When it comes to MMORPG’s that are published in more than one country, there are localization patches that must be taken care of, including both text (such as translating the quest text or skill names from one language to another), as well as mechanics (as, for example, it is often seen that Korean gamers prefer grinding in their games, whereas players in North America are seen as the opposite). What this does, or at least is supposed to do, is help get a core game out to each country, in a way the players can understand it and in a way that is adapted to the country’s play style. This is a huge part of why the MMO’s take so long to get patches from one country’s game to another. In the case of kTERA vs. NATERA (Europe’s servers are really grouped in here as well, as another separate style), this lag created between releasing patches in one country and releasing them in another is problematic.
The lack of separation is pretty easy to understand, though, with how TERA is run. Pretty much what happens is the publishers (such as En Masse Entertainment) have to send in their requests to the developers (Blue Hole Studios). Any changes, therefore, must be made by the developers, rather than the publishers, which really limits the amount of creativity that easy publisher is able to exercise. While this would not be such a problem if the games were hosted in similar areas, it is when we are dealing with a world-wide release like TERA (or, really, pretty much any MMORPG as of late). In cases like this, there really should be a separate team that handles game changes for each publisher. Even small teams could accomplish a lot, and then there could be another team that deals with all of the core features and such. This would allow each publisher to get their own views out, and it would help immensely with allowing the players to feel like they are actually being heard. As it is now, it feels more like we are being ignored, despite that not being in any control of En Masse.
Now, the problem comes in when we are dealing with TERA. The majority of the game (if not all) ends up being the same between NA, EU (I think â€“ I do not deal with EU TERA too much so I may be wrong on this) and kTERA. In other words, there is a lot of time skipped ahead by removing the need to keep balancing content and ensuring that the changes are good for the western market. In fact, if you follow the kTERA news, it will pretty much tell you exactly what is going to happen with the other versions in the future.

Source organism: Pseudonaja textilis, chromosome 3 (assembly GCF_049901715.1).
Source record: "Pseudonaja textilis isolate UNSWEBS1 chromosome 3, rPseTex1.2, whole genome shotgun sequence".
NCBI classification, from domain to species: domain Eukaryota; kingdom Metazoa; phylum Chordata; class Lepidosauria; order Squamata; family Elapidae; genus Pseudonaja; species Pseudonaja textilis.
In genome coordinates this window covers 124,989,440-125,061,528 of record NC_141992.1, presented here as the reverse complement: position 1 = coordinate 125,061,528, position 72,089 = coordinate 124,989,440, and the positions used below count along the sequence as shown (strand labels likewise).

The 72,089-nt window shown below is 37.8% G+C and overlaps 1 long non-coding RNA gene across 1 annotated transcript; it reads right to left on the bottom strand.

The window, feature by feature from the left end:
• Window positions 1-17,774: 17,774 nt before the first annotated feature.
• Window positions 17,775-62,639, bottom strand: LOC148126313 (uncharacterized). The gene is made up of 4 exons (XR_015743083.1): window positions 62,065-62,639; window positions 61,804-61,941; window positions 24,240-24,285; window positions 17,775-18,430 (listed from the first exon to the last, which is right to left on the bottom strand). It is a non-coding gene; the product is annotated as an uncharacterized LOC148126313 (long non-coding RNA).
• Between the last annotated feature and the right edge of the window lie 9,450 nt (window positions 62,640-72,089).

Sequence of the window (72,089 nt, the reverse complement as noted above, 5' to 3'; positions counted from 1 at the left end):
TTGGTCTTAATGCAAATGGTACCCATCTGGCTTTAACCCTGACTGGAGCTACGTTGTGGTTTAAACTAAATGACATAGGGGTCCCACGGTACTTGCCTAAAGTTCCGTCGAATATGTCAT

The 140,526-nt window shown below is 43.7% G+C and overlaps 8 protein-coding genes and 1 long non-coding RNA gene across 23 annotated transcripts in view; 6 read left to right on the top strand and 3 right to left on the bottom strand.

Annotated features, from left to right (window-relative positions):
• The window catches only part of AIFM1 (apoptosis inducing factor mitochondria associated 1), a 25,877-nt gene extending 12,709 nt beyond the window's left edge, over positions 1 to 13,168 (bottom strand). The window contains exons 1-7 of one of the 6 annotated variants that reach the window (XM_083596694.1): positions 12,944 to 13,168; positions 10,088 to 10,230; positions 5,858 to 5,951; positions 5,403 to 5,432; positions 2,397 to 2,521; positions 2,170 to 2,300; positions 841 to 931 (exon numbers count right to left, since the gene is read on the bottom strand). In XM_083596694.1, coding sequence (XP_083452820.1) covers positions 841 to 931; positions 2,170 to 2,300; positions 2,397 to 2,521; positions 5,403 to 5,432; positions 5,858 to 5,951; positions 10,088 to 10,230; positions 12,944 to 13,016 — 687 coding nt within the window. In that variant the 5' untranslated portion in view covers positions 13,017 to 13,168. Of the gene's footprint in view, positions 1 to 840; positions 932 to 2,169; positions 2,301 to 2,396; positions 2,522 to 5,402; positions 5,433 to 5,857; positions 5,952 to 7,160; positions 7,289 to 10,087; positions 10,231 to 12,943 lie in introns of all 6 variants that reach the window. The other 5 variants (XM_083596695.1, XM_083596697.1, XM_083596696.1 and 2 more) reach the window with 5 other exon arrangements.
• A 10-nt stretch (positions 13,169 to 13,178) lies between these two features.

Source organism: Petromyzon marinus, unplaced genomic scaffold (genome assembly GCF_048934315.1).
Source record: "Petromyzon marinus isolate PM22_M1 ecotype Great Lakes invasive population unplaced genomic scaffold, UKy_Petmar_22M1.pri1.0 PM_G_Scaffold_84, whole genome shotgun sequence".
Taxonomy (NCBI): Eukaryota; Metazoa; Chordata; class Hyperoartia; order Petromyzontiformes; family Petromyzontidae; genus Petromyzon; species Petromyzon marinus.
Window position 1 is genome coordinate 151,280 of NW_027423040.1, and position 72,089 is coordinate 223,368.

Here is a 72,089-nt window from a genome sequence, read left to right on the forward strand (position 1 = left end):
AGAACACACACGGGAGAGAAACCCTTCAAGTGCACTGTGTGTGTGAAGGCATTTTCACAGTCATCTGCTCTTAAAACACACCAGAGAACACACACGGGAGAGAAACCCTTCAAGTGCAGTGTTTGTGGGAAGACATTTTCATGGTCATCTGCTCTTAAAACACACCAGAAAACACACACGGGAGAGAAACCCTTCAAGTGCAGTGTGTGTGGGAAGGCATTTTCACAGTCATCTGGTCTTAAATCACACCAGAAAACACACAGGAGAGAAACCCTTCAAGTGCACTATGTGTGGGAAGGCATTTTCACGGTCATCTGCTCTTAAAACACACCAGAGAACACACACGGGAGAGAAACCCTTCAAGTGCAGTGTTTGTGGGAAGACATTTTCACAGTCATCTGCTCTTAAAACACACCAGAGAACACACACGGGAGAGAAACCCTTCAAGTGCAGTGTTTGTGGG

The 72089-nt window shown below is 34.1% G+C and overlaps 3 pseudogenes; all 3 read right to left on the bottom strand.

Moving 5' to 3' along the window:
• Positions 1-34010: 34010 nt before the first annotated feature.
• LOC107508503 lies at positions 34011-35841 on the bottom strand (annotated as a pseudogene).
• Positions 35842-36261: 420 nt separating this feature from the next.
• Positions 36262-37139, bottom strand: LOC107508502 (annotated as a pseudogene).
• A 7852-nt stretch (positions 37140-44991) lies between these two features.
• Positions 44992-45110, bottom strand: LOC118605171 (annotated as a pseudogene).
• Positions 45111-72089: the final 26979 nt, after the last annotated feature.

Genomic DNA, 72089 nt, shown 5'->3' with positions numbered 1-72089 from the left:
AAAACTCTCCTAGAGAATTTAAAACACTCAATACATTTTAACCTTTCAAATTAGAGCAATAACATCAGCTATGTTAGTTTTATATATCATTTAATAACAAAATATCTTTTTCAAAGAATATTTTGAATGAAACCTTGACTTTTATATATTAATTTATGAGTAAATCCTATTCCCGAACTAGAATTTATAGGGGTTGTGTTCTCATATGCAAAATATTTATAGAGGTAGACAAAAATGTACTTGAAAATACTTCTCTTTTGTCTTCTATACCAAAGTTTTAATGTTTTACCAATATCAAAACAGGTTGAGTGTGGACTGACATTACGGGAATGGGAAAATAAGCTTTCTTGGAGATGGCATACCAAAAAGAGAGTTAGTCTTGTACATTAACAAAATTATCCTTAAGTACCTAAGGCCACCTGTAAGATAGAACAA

The Versions Are Too Similar
In the case of most MMORPG’s, it is easy to understand why they take a bit longer to â€œportâ€ from one area to another. For example, when AION came out in Korea, there were no guards posted all over each side’s leveling maps. As a result, players from the enemy faction could roam freely, killing anyone they ran across. The same was true for the NA version at first as well, however this was changed before the game actually went live (out of Beta). In cases like this, they are changing what are arguably core concepts of the game, and doing so takes a lot of time to plan out effectively. In the case of the guards, for example, adding too many would cause problems with the PvP system, and too few would have no benefit. It is balances like this that require time and effort to ensure they are right.
We Need Separation
In many ways, players in the western market are interested in a different game than those in the east. As we talked about before, grinding in games is one example of this. To resolve this, there are often pretty big changes that must be done to the game, which almost always ends up relying on some sort of â€œrested experienceâ€ system, where you can bank experience to gain it faster when you log in later. This is a pretty big change because it requires UI and core changes to how the experience and leveling systems work.
Another example of things we would rather be changed are the costumes (both functional and non-functional). I think that culture plays a major role in what we like to look at and what we all find acceptable, and TERA’s costumes are no different. There have been some tweaks to the game for when it came to the western market that help make things look a bit more appropriate, but we really do not have any separation otherwise. This has been a huge source of dismay for many players, in that there are many looks that may be more appropriate here but not in kTERA. Instead, we are forced to take and accept whatever fits in for the eastern part of the world, without any real changes due to our way of thinking.